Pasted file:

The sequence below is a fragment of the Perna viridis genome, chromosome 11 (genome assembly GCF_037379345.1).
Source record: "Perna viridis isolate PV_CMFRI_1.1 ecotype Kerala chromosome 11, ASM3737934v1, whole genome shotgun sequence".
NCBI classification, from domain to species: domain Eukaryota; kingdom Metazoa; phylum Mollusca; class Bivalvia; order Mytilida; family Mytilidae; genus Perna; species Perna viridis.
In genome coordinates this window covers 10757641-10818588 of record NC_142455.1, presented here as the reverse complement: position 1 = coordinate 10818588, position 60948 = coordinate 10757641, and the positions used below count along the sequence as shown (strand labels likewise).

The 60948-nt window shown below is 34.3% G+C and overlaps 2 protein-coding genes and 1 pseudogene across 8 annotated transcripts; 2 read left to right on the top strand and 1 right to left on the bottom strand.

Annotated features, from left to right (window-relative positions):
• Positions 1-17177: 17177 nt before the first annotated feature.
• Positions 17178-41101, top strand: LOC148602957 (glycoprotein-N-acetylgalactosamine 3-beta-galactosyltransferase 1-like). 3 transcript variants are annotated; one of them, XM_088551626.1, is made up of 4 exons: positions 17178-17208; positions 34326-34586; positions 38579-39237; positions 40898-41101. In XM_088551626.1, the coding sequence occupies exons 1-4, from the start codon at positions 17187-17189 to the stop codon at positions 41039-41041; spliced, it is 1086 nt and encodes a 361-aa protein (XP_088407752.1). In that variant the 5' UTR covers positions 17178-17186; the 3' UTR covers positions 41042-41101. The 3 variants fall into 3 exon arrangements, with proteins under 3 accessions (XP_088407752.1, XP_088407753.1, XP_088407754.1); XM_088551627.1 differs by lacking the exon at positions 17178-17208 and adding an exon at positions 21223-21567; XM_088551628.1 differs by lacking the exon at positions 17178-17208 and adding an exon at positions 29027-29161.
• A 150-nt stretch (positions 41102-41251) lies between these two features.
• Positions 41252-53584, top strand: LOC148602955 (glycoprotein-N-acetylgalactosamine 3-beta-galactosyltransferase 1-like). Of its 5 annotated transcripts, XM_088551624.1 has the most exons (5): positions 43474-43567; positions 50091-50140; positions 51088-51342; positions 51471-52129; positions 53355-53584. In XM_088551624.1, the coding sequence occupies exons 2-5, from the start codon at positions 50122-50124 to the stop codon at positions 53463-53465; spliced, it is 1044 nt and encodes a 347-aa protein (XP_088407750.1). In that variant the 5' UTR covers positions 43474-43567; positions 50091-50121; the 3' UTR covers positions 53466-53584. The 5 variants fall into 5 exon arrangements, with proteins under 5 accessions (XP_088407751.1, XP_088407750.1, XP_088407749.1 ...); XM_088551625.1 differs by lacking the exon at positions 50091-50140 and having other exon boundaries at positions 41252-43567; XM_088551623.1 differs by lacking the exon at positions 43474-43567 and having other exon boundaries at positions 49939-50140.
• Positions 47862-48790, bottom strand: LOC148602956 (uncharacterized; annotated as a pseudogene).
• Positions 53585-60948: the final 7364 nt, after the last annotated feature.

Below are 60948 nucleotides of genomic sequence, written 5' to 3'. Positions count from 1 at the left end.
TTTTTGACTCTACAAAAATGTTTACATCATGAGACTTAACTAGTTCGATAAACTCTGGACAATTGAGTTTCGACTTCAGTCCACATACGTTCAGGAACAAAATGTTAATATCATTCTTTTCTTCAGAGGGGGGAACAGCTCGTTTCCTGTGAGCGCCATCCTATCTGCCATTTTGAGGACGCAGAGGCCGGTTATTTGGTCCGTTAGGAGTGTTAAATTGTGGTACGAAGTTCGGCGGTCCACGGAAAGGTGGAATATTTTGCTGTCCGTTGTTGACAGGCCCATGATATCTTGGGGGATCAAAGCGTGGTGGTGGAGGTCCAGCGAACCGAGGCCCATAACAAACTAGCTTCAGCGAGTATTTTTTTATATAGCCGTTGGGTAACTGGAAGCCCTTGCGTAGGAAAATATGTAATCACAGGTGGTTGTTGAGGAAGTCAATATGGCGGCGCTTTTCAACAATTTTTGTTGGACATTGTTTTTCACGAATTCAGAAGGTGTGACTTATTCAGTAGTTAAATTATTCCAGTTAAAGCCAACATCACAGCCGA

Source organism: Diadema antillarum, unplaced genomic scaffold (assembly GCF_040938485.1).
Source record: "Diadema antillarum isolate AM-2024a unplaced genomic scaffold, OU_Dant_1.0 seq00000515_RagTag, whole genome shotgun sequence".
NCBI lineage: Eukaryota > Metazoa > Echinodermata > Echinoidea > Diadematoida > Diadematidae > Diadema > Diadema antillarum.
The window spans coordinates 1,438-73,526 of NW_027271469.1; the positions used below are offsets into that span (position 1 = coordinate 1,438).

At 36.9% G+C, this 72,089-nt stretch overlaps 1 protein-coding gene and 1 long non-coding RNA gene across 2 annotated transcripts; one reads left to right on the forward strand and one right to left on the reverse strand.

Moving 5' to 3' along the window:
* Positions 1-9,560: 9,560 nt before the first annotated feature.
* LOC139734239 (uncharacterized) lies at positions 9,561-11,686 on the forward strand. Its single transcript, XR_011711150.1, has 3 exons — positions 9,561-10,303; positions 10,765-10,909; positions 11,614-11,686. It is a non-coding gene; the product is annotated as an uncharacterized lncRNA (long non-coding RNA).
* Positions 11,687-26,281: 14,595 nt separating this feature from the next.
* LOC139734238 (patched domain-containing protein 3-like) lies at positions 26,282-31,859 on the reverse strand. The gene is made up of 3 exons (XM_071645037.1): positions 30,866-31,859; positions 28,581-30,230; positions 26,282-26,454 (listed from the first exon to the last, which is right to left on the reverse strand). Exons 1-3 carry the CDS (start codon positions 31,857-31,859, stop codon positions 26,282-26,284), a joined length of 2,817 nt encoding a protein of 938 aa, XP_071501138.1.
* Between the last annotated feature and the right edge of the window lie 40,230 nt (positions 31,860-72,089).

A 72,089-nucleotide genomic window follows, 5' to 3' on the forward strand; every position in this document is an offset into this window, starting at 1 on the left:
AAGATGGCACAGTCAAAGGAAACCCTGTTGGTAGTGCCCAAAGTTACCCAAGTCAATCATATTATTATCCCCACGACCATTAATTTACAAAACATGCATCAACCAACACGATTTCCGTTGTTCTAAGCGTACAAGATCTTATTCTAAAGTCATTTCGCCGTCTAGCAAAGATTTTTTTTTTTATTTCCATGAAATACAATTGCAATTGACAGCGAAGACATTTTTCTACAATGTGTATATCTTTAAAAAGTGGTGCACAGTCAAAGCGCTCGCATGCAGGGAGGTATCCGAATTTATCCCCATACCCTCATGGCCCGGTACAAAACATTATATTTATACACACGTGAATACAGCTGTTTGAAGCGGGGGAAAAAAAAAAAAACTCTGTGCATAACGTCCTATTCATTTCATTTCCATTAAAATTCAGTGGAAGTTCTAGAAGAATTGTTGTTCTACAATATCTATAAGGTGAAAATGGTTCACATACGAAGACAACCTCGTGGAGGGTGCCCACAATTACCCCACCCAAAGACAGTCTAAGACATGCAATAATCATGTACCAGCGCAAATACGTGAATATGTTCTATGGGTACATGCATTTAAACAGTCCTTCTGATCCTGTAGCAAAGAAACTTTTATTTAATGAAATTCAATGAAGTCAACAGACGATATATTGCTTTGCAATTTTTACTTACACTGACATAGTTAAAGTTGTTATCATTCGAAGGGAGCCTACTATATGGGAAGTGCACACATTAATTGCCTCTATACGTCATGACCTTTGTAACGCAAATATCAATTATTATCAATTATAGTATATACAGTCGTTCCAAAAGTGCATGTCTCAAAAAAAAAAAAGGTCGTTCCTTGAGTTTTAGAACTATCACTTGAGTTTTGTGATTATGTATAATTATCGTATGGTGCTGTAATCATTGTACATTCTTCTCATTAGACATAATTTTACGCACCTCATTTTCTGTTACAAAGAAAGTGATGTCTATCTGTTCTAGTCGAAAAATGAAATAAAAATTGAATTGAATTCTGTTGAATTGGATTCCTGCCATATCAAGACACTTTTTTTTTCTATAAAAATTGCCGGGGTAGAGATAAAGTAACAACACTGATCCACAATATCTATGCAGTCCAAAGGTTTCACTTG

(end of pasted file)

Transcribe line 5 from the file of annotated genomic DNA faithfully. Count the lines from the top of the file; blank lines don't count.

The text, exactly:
The 60948-nt window shown below is 34.3% G+C and overlaps 2 protein-coding genes and 1 pseudogene across 8 annotated transcripts; 2 read left to right on the top strand and 1 right to left on the bottom strand.